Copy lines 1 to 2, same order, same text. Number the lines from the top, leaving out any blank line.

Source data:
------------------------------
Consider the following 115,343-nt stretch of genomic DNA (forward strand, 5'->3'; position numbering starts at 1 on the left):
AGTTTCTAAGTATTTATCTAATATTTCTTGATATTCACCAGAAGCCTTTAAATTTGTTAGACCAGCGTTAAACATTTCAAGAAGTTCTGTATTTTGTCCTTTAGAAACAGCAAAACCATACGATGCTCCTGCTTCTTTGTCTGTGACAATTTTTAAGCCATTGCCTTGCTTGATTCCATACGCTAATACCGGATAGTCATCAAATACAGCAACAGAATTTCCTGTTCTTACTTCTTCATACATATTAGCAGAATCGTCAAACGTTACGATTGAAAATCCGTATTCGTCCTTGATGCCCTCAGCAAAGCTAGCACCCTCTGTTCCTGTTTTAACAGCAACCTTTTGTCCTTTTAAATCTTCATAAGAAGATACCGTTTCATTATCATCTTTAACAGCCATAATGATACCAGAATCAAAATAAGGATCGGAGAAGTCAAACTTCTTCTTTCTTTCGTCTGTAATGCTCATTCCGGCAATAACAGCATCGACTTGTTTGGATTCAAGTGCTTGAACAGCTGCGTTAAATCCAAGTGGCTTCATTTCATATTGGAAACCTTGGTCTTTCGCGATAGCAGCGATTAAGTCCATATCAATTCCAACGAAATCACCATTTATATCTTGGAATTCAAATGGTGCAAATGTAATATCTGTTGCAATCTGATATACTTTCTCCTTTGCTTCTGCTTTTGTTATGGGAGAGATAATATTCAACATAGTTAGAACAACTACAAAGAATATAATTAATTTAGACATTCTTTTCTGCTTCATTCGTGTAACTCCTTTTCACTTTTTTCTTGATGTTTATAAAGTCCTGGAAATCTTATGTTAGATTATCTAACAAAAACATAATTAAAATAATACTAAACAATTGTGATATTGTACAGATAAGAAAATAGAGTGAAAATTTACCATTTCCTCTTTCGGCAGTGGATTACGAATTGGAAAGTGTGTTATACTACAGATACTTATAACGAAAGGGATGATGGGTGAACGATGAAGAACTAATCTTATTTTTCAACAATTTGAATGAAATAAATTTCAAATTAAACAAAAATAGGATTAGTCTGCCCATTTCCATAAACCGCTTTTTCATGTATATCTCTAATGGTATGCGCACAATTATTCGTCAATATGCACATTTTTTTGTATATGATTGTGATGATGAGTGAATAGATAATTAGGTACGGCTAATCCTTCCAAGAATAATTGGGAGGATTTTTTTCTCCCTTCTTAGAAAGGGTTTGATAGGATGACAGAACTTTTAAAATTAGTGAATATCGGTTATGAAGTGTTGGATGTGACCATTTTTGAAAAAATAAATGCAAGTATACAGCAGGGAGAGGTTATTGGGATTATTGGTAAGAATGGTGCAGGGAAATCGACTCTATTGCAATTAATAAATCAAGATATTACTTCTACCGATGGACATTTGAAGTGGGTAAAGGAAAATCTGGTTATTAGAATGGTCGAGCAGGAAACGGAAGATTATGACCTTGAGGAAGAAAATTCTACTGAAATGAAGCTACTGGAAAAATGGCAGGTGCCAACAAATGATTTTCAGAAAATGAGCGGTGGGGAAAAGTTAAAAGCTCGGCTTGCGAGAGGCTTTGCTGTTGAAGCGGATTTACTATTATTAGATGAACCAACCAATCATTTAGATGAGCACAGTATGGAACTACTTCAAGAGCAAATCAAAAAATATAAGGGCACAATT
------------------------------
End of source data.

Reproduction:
Consider the following 115,343-nt stretch of genomic DNA (forward strand, 5'->3'; position numbering starts at 1 on the left):
AGTTTCTAAGTATTTATCTAATATTTCTTGATATTCACCAGAAGCCTTTAAATTTGTTAGACCAGCGTTAAACATTTCAAGAAGTTCTGTATTTTGTCCTTTAGAAACAGCAAAACCATACGATGCTCCTGCTTCTTTGTCTGTGACAATTTTTAAGCCATTGCCTTGCTTGATTCCATACGCTAATACCGGATAGTCATCAAATACAGCAACAGAATTTCCTGTTCTTACTTCTTCATACATATTAGCAGAATCGTCAAACGTTACGATTGAAAATCCGTATTCGTCCTTGATGCCCTCAGCAAAGCTAGCACCCTCTGTTCCTGTTTTAACAGCAACCTTTTGTCCTTTTAAATCTTCATAAGAAGATACCGTTTCATTATCATCTTTAACAGCCATAATGATACCAGAATCAAAATAAGGATCGGAGAAGTCAAACTTCTTCTTTCTTTCGTCTGTAATGCTCATTCCGGCAATAACAGCATCGACTTGTTTGGATTCAAGTGCTTGAACAGCTGCGTTAAATCCAAGTGGCTTCATTTCATATTGGAAACCTTGGTCTTTCGCGATAGCAGCGATTAAGTCCATATCAATTCCAACGAAATCACCATTTATATCTTGGAATTCAAATGGTGCAAATGTAATATCTGTTGCAATCTGATATACTTTCTCCTTTGCTTCTGCTTTTGTTATGGGAGAGATAATATTCAACATAGTTAGAACAACTACAAAGAATATAATTAATTTAGACATTCTTTTCTGCTTCATTCGTGTAACTCCTTTTCACTTTTTTCTTGATGTTTATAAAGTCCTGGAAATCTTATGTTAGATTATCTAACAAAAACATAATTAAAATAATACTAAACAATTGTGATATTGTACAGATAAGAAAATAGAGTGAAAATTTACCATTTCCTCTTTCGGCAGTGGATTACGAATTGGAAAGTGTGTTATACTACAGATACTTATAACGAAAGGGATGATGGGTGAACGATGAAGAACTAATCTTATTTTTCAACAATTTGAATGAAATAAATTTCAAATTAAACAAAAATAGGATTAGTCTGCCCATTTCCATAAACCGCTTTTTCATGTATATCTCTAATGGTATGCGCACAATTATTCGTCAATATGCACATTTTTTTGTATATGATTGTGATGATGAGTGAATAGATAATTAGGTACGGCTAATCCTTCCAAGAATAATTGGGAGGATTTTTTTCTCCCTTCTTAGAAAGGGTTTGATAGGATGACAGAACTTTTAAAATTAGTGAATATCGGTTATGAAGTGTTGGATGTGACCATTTTTGAAAAAATAAATGCAAGTATACAGCAGGGAGAGGTTATTGGGATTATTGGTAAGAATGGTGCAGGGAAATCGACTCTATTGCAATTAATAAATCAAGATATTACTTCTACCGATGGACATTTGAAGTGGGTAAAGGAAAATCTGGTTATTAGAATGGTCGAGCAGGAAACGGAAGATTATGACCTTGAGGAAGAAAATTCTACTGAAATGAAGCTACTGGAAAAATGGCAGGTGCCAACAAATGATTTTCAGAAAATGAGCGGTGGGGAAAAGTTAAAAGCTCGGCTTGCGAGAGGCTTTGCTGTTGAAGCGGATTTACTATTATTAGATGAACCAACCAATCATTTAGATGAGCACAGTATGGAACTACTTCAAGAGCAAATCAAAAAATATAAGGGCACAATT